The nature of modern business dictates that we change with the (ever-changing) times. That’s it! But it’s not as simple as bringing in new software once every 14 months. Whenever we are in charge of an organization we experience pressures unlike the normal day-to-day pressures. There is a need for products to be pushed and targets to be met, but this is just the standard-issue stress. What is the effect of these stresses, not just on the leaders, but on the business as a whole? Running a company using the “tried and tested” methods of business processes doesn’t seem to gel now. There are higher reports of stress-related illnesses, and the amount of workers on the “shop floor” level that are turned over, coupled with worker contracts being temporary, means that staff are feeling the pressures on every level. Everyone is being stretched to within an inch of their life, and it has a detrimental effect on the staff and the company. It means that we are not as productive, but have turned our seemingly dynamic company into a factory-line operation. This is not the way a company operates at its best. Factory-line mentality equals punch-in/punch-out, going through the motions and “work” being given a negative connotation. It doesn’t have to be like this. What is the answer?
The modern organization benefits from the holistic approach to business. The word holistic suffers from some negative connotations too, and it sounds like a new-age, hippy-esque manner of conducting business. The fact is that it could be the approach that saves your company from the doldrums. Being holistic is to understand that every part is connected on an intimate level and can only be understood by reference to the whole. Understanding that your business is more than the sum of its parts is the first step to undertaking a holistic assessment of your company. This is something that a lot of people simply feel like they don’t have the time to do. The business is compartmentalized and runs “like clockwork” purely because the processes are tried and tested, and what use is changing something if it works, right? But what if those processes are so long-winded that they cost the company more than money? What if these processes are wasteful? Using IT services that are “proactive” rather than “reactive” means that you are taking prevention to the next rung of the ladder. The nature of reactive IT companies is like waiting for Vesuvius to erupt before starting to save the people of Pompeii. In short = pointless. A proactive company when it comes to IT protection means a better method for keeping your business threat-free in the long-run. We can install as much software as we want, but the nature of viruses changing means that we need a company with the know-how. Holistically, there are many companies from all aspects of the industry taking this type of approach. Tech is an important part of any business, but there is one more thing that is even more so, your staff.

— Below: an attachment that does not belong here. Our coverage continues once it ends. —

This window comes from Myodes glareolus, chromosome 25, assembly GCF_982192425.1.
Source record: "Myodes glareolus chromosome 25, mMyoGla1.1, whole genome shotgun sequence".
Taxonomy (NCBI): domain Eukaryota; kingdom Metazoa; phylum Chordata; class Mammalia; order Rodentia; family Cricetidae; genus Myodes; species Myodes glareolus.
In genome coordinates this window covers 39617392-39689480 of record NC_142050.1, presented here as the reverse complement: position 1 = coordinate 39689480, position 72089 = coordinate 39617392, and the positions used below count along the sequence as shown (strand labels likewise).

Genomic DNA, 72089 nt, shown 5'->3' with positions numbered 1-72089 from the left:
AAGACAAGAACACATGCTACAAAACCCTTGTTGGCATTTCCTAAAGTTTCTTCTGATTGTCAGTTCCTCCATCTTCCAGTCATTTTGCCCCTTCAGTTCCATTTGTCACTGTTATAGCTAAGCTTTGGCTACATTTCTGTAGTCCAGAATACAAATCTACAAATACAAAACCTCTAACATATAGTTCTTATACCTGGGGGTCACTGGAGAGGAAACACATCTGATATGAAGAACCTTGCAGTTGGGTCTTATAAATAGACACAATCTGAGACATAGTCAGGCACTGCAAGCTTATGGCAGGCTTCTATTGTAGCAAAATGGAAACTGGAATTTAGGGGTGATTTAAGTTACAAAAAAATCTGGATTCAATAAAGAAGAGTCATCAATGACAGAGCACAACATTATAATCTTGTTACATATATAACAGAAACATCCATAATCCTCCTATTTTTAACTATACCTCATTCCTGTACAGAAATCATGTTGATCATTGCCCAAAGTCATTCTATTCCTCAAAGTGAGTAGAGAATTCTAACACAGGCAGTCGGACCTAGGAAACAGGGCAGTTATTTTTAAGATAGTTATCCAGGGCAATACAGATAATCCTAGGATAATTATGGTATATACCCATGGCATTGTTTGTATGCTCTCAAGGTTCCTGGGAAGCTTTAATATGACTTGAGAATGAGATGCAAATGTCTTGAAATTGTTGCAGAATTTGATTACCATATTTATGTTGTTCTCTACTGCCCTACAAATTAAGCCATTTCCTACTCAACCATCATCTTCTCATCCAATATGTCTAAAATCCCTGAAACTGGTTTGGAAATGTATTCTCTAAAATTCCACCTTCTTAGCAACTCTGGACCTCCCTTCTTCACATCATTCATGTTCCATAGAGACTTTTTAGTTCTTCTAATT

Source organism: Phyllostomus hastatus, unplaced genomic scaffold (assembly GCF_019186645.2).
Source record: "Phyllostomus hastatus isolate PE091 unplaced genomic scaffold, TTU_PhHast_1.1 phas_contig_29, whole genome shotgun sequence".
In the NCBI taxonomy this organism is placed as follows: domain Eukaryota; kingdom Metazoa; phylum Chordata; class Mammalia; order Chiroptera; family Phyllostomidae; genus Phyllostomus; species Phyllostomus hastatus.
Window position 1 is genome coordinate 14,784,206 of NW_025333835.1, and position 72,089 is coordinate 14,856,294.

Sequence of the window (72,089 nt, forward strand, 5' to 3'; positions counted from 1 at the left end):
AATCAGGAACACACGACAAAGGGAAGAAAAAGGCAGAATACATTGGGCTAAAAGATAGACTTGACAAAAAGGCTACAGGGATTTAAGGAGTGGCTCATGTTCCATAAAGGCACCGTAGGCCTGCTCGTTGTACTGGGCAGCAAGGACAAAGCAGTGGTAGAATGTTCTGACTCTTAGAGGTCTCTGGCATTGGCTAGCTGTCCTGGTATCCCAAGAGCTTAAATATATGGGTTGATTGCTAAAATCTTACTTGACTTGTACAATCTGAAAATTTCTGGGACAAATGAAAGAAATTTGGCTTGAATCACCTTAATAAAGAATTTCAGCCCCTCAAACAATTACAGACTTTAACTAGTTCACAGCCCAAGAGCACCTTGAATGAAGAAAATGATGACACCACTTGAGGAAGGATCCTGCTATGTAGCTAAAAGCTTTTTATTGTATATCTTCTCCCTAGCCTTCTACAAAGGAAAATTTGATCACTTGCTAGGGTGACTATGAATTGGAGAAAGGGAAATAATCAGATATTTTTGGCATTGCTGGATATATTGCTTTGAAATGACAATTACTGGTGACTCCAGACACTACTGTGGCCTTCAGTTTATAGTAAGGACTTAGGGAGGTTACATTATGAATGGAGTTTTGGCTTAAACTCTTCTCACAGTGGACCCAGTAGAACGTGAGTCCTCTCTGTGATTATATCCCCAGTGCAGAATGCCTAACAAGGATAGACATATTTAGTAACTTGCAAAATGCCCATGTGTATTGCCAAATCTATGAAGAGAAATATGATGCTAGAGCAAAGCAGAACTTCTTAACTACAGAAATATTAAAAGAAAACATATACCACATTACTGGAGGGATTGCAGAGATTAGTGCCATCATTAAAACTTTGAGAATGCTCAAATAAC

It is easier for you to keep pushing your business until you get the right results, but this is like cutting your nose off to spite your face. You will see benefits in one area, but it will detract from another. So really, are you any better off? Taking the holistic approach to investing in your staff in other ways instead of the pressure approach will benefit your company twofold. You will see better returns in productivity which will improve your business efficiency, and you will see a better enthusiasm in the company from all areas. We go to work because we have to, which is a very antiquated concept, and it shows. We seek pleasure from social media and quick fixes, which leads to FOMO (Fear Of Missing Out) syndrome and seeking solace in sugar. What does this have to do with running a business? Understanding the causes of a lack of productivity, from the team leaders to something as basic as diet will show you a cycle of apathy from workers, and this is a very simple side effect of running on fumes. The investment you can make back into your staff is a very worthy one. By only entrusting them to do basic tasks indicates a lack of trust, so why don’t you give them a bite of the cherry? A good start is just to ask for feedback. Honest feedback. This can be a risky thing to do because people may not feel so inclined to reveal their true feelings about a business because they may feel compromised in one way or another, or could even lose their job if they are on a temporary contract or a freelance one. This is where trust is more important than ever, and it all stems from the leader. If you have run a business for some time, it can be a harder thing to undo, especially when you have been taking the “do what I say” approach, but it is a thing that can mean bigger returns in every part of the company. If you are concerned about your overheads, or you are down in productivity, this is where people become your greatest asset, not your technology or analytics. Transparency is a big term for organizations now, and for it to work effectively, it needs to be a case of lead by example, rather than with an iron fist.
The holistic methods that people integrate into their companies can take many forms, but as we develop new processes, taking the angle from how a staff member can benefit instead of the company is an investment that newer businesses are making now. Look at the startups that are making waves, they invest in employee downtime, little treats to promote happiness, and even make the work environment as un-work-like as it can be. People are reacting more to how an organization feels now rather than the paycheck, and by giving your business an assessment of a holistic nature, this can be the overhaul your company really needs.